This page will be updated throughout the day in a chronological format with the newest post listed first. Bookmark it to stay up-to-date through Wednesday, Feb. 15.

8:10 p.m. update

More of the Winter Storm Warning has expired with only a few counties left in the Warning. However, roads will remain slick long after the Warning expires in your area.

4:15 p.m. update

As snow moves out, roads will remain slick, and cold temperatures will be the main story. Wind chills tonight will drop down to as low as -5° to -15° in many areas. Some breezes may stay a little stronger in northern El Paso county which could lead to wind chills as cold as -25° from late this evening into Thursday morning. A Wind Chill Advisory has been issued in this area due to the extreme wind chills expected.

12:45 p.m. update

Here’s a look at snow reports around the region as of 12:45 p.m. overlaid on Matt’s forecast from Tuesday morning.

12:15 p.m. update

CDOT reports a closure on Interstate 25 northbound at Mesa Ridge Parkway due to an accident. No estimated time of reopen. Delays expected.

FOX21 Storm Team Meteorologist Valerie Mills reports, “We’ve passed several cars that have slid off I-25 between Pueblo and Colo Springs. Winds are causing blowing snow & low visibility with wind driven snow across the highway.”

12 p.m. update

Our buddy Pete in Mountain Shadows won’t let a winter storm stop him from enjoying his favorite – In N’ Out! Thanks for the laugh, Pete!

11:45 a.m. update

The heaviest snow continues to shift out over the plains through the afternoon and this will be the area most likely to get more than a couple inches through the remainder of the day.

Wind east of the mountains will continue to blow and drift snow and cause low visibility through the afternoon into the early evening. This will continue to keep roads icy and make for areas of challenging travel into tonight.

11 a.m. update

Heaviest snow into the afternoon and the potential for bursts through about 3 p.m. will mainly be over the eastern plains east of the Interstate and over a few mountain areas.

9:30 a.m. update

As you can see in the 8:45 a.m. update below, snow will continue today with gradual improvement from west to east into tonight. Here’s how much additional snow I expect between 9 am and the end of the snow tonight.

8:45 a.m. update

The storm is currently located over the four-corners area. Several mechanisms of lift will keep bursts of snow going over southern Colorado into the early afternoon.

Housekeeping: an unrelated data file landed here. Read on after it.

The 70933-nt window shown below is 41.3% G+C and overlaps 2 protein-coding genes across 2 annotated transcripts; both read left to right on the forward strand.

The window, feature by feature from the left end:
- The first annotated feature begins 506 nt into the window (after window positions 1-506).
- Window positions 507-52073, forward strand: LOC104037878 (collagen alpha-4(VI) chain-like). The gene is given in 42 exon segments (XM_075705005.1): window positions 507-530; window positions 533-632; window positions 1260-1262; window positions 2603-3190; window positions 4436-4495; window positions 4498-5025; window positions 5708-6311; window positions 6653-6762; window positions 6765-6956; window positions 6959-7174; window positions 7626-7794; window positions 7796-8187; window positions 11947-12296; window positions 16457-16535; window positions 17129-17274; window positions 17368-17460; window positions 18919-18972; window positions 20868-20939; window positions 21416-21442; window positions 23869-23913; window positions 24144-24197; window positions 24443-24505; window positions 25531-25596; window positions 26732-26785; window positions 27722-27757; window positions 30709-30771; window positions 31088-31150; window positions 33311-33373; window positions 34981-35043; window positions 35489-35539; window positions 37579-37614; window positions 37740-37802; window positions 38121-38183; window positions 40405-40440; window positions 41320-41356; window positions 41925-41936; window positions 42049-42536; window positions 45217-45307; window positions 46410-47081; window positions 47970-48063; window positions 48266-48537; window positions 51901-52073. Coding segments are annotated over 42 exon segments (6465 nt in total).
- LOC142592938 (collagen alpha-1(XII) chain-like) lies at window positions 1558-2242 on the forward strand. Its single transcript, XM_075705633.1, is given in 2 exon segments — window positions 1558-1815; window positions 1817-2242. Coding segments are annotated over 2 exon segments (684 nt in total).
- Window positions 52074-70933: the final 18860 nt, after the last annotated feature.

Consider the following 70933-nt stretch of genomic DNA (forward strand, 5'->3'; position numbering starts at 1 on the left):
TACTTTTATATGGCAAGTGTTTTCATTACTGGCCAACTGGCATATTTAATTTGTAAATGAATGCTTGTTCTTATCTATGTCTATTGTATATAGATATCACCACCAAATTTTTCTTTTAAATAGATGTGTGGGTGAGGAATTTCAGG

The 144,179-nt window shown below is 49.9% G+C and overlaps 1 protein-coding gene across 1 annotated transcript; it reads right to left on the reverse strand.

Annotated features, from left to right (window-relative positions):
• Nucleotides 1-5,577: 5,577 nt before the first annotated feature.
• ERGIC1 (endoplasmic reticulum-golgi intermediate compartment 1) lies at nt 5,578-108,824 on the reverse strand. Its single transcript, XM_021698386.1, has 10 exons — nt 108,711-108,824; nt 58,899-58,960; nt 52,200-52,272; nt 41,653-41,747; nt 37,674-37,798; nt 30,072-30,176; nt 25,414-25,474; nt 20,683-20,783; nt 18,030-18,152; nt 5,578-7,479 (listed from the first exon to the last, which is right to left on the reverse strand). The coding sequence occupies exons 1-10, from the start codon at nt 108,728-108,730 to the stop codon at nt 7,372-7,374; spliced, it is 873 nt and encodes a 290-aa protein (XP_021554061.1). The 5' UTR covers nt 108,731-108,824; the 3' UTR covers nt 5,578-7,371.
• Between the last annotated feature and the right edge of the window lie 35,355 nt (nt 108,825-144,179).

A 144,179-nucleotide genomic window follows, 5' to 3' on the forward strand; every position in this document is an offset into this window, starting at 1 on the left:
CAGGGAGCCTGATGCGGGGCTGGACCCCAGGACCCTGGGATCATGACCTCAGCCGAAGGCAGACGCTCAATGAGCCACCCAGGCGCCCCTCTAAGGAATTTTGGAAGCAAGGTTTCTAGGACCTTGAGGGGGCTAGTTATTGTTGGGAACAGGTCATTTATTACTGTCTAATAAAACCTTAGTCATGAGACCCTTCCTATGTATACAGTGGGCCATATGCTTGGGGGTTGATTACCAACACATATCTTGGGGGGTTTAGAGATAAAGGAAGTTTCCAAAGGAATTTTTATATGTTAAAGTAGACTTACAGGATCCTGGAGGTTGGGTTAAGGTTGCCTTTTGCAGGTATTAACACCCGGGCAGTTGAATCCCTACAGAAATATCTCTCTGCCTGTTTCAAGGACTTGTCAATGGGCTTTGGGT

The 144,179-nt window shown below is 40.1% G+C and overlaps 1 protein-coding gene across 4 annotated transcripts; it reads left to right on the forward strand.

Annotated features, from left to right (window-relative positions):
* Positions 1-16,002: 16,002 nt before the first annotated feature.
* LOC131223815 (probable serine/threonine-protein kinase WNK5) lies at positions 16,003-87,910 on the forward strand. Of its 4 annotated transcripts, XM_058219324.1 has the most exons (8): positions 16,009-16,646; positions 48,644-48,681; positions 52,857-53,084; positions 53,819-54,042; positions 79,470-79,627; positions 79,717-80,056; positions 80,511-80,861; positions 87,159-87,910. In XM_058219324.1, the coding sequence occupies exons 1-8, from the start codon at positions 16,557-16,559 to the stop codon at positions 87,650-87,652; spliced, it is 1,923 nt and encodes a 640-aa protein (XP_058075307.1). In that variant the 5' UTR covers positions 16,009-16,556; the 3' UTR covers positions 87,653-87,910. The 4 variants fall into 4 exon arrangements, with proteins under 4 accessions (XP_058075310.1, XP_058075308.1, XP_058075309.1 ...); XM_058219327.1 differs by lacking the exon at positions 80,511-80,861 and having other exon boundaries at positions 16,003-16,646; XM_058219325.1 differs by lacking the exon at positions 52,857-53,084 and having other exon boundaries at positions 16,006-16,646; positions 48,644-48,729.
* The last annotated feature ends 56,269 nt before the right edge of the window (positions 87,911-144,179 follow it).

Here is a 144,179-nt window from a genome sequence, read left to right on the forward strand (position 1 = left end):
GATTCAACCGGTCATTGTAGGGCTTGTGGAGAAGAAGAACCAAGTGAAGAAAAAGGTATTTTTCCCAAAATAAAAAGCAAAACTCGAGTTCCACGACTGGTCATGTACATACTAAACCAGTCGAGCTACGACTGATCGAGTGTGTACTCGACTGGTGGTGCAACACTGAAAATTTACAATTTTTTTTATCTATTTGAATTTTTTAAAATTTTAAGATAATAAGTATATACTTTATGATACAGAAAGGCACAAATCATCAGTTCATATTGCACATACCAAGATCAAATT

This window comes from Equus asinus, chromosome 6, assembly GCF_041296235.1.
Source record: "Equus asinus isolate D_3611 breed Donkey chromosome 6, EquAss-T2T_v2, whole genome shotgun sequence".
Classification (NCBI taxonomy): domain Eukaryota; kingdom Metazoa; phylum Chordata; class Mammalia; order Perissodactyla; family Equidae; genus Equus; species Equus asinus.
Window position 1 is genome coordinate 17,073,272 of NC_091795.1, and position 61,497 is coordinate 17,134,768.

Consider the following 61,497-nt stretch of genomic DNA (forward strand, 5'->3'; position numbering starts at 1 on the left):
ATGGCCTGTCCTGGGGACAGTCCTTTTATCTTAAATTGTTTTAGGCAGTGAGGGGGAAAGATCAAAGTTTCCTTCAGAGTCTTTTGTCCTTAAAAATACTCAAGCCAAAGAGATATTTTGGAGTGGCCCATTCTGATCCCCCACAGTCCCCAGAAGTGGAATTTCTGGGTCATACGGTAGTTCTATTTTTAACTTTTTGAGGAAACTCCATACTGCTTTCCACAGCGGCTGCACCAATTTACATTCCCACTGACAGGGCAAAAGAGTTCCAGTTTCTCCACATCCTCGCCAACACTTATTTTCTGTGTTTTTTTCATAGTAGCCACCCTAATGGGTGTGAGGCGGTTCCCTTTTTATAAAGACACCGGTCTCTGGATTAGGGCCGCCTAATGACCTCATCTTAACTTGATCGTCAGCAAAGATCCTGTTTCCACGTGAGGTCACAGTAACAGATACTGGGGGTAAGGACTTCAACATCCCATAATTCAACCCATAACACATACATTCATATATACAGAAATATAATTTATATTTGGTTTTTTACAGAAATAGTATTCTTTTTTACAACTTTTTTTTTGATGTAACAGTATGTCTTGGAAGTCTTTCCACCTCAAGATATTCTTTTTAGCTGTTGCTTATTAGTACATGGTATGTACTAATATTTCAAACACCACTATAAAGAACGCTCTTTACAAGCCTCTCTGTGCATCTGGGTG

8:00 a.m. update

Latest snow reports across southern Colorado keep going up as the brunt of the storm moves overhead this morning.

Travel conditions have continued to deteriorate outside of the cities as snow piles up in Fremont County, the Wet Mountains, and the Sangre de Cristo mountains. The wind is increasing over the plains and some areas are getting snow bursts east of the Interstate at rates of 1-2″ per hour.

7:30 a.m. update

Wolf Creek Ski area has already reported 25″ of snow with this storm. It’s still coming down, too!

6:40 a.m. update

Carl sent in some video from Woodland park.

6:15 a.m. update

Early snow reports across Southern Colorado.

5:30 a.m. update

Road conditions at 5:30 a.m. are pretty uniform across the region per CDOT road crews and local jurisdictions.

Some of the mountain passes are a little more difficult with heavier snow having fallen. Keep in mind that plows are going to have a hard time keeping up this morning as moderate to heavy snow falls.

Through the remainder of the day, travel will be most difficult over our local mountain communities and out across the plains as the snow gradually shifts east and the wind increases.

The Winter Storm Severity Index from the National Weather Service combines a number of different parameters to indicate where travel will be most impacted. The brighter reds indicate the highest impact through the remainder of the day.

4:50 a.m. update

4:45 a.m. update

Here are updated storm-total Snow-Cast graphics. There will be some areas over the Sangre de Cristos and perhaps the Wet Mountains that get a bit more than 18″, but this should be pretty darn close when everything is said and done.

4:00 a.m. update

Main lift is moving into southern Colorado this morning as the upper-level low approaches.

There are three main lifting mechanisms: 1) Diffluence aloft. The air spreading out in the mid and upper-levels of the atmosphere pull air upward from lower levels. 2) “Overrunning.” The southwest flow aloft is running up and over the cold front surface, acting like a ramp of lift in the vertical. 3) Surface upslope. Wind from the east at the surface is pushing into the mountains and physically pushes the air upward on the terrain.

This combination brings the best window for accumulating snow across the viewing area through 11 am.